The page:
What is the Definition of “plant-based”?

An insight by Chef Doris Fin.

 

Waterfront Awards for Culinary Arts winner, Chef Doris Fin, is breaking down preconceptions about ‘plant-based’ cooking. An avid demonstrator at local foodie spots from markets to festivals and cooking classes, she has been inspiring foodies, chefs and students around Toronto. Chef Doris shares with us a deeper level of her passion about plant-based eating and her list of top 5 enhancements to include in any plant-based dish. Here we go….

 

 

 

A different definition of “plant-based”

As a Chef and someone who values sustainability, supporting local and seasonal ingredients, I do my best to give clients what they want, while educating their palates and going beyond labels and trends.

For over a decade I travelled the world offering cooking classes, catering events, retreats, and private dinners using majority of ingredients from the native land, which consisted of mainly plants.

Plant-based doesn’t mean plant-only and I don’t believe it needs to be categorized into a box (like vegan, paleo, keto, etc.). Plant-based is not a euphemism for the “v” word, or an alternative way of eating. Eating what naturally exists in nature makes sense and before the bastardization of food, it was the only way to eat. Before our teeth adapted to eating animal products, we ate plants. Now we eat everything, including edible food-like substances.

The reality is that perceptions of health are shifting thanks to our knowledge about food and its relationship to our bodies and our planet.

Plants—including cultivated and wild forgeable edibles, fungi (e.g. mushrooms), vegetables, fruits, seeds (nuts, oilseeds, legumes, grains), herbs, spices, flowers, sprouts, leaves, roots, and stems—are beneficial to the palate and the plate, and for chefs, plants provide more than just garnish—rainbow colours pop and add vibrancy and aliveness to meals that might otherwise appear dull and bland. Plants have the ability to add fresh and earthy tones to overcooked dishes that beg to be saved from mindless eating, or worse, the landfill.

 

Making plants the essential ingredients in your plates

Customers crave to be taken care of, especially today, in a world of overwhelm, intimidation, pressure, and all sorts of unnecessary stresses. Is it any wonder chefs are considered heroes? But on the other hand, it is common for chefs to be heroes to everyone but themselves. This is relevant because like anyone, how do we expect to have quality and longevity in the industry (and thrive in life, rather than just survive), if we don’t care for ourselves? This is where plants can make a huge difference.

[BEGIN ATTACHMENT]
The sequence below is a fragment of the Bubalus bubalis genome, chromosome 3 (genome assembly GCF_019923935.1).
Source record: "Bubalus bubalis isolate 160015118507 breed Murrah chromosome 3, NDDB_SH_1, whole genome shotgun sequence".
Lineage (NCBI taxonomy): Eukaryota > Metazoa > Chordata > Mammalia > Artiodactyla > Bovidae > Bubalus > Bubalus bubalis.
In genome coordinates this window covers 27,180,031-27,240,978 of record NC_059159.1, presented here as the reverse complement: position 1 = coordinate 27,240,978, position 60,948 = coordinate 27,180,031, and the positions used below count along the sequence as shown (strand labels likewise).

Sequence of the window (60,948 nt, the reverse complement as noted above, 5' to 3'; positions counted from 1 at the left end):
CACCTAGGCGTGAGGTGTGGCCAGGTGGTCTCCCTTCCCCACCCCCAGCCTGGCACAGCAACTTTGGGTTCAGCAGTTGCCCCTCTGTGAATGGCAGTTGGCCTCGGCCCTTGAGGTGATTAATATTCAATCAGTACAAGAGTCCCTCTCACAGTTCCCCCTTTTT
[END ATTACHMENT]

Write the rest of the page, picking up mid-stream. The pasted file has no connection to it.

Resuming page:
Adding more whole, unadulterated plant food options to your menu, (as well as to your own personal diet), benefits yourself and your customers greatly and that can make all the difference—especially for everyday emotional, mental and physical functions. Whether being the highlight next to a steak, in an omelette, pizza or other animal based dish, or making up the entire meal in a buddha bowl, burrito, stir fry or other strictly plant-derived dish, discover the plethora of the plant kingdom and think outside the box.

 

 

5 top plant-based ingredients to take your dish to the next level

5 of my favourite plant-based enhancements that go well with just about everything, including my wallet also happen to be local, sustainable, and easily accessible:

  • Raw sunflower seeds: Anywhere from $1.50-$3/lb, store airtight away from heat (like any oil based ingredient: seed/nut/spice/herb). Soak in water for 4 hours, rinse, strain and blend into creamy dressings, creams, lightly toasted for garnish, and the list goes on. Versatile, healthy, and delicious. Also great as a nut alternative.
  • Cruciferous stems from kale, broccoli, cauliflower, collards, etc.: Like many scraps (peelings, tops and bottoms), stems can be repurposed to add bulk, flavour, and colour. Grate into salads/sautés/omelettes, or freeze airtight and add to a house broth, use in juices and soups, and get inventive with various dishes in general (tarts, dumplings, etc.). Cruciferous veggies are leafy and add loads of fibre, as well as many other health benefits. Stock up this autumn.
  • Greens: Whether fresh or on the verge of compost, find ways, similar to repurposed stems, to use them up. For example: Sauté onions/shallots with beet tops or wilting herbs (cilantro, parsley, basil, etc.) and optional garlic (roasted), and blend with melted butter (at least 1lb) into a green, yet flavourful butter that you can freeze into cubes and use in sautés and stir-frys.
  • Sprouts: Whether you can make the space to grow your own, and/or if you can afford to buy from a local grower, adding sprouts to meals adds more than just garnish—they are alive and add nutrients that help aid in digestion and other health benefits.
  • Forgeables: When the season permits, the forests are filled with free wild nutritious edibles that add loads of earthy flavours to meals. These can also be purchased fresh, dehydrated, preserved, or frozen, but the added bonus of gathering your own ingredients, breathing in the fresh air, recharging in nature, and getting to know the direct source of where your ingredients come from, is priceless.

 

 

And what is your definition of “plant-based”? Share your thought in our comment below…

 

Chef Doris Fin’s social media: @chefdorisfin

Website: www.chefdorisfin.com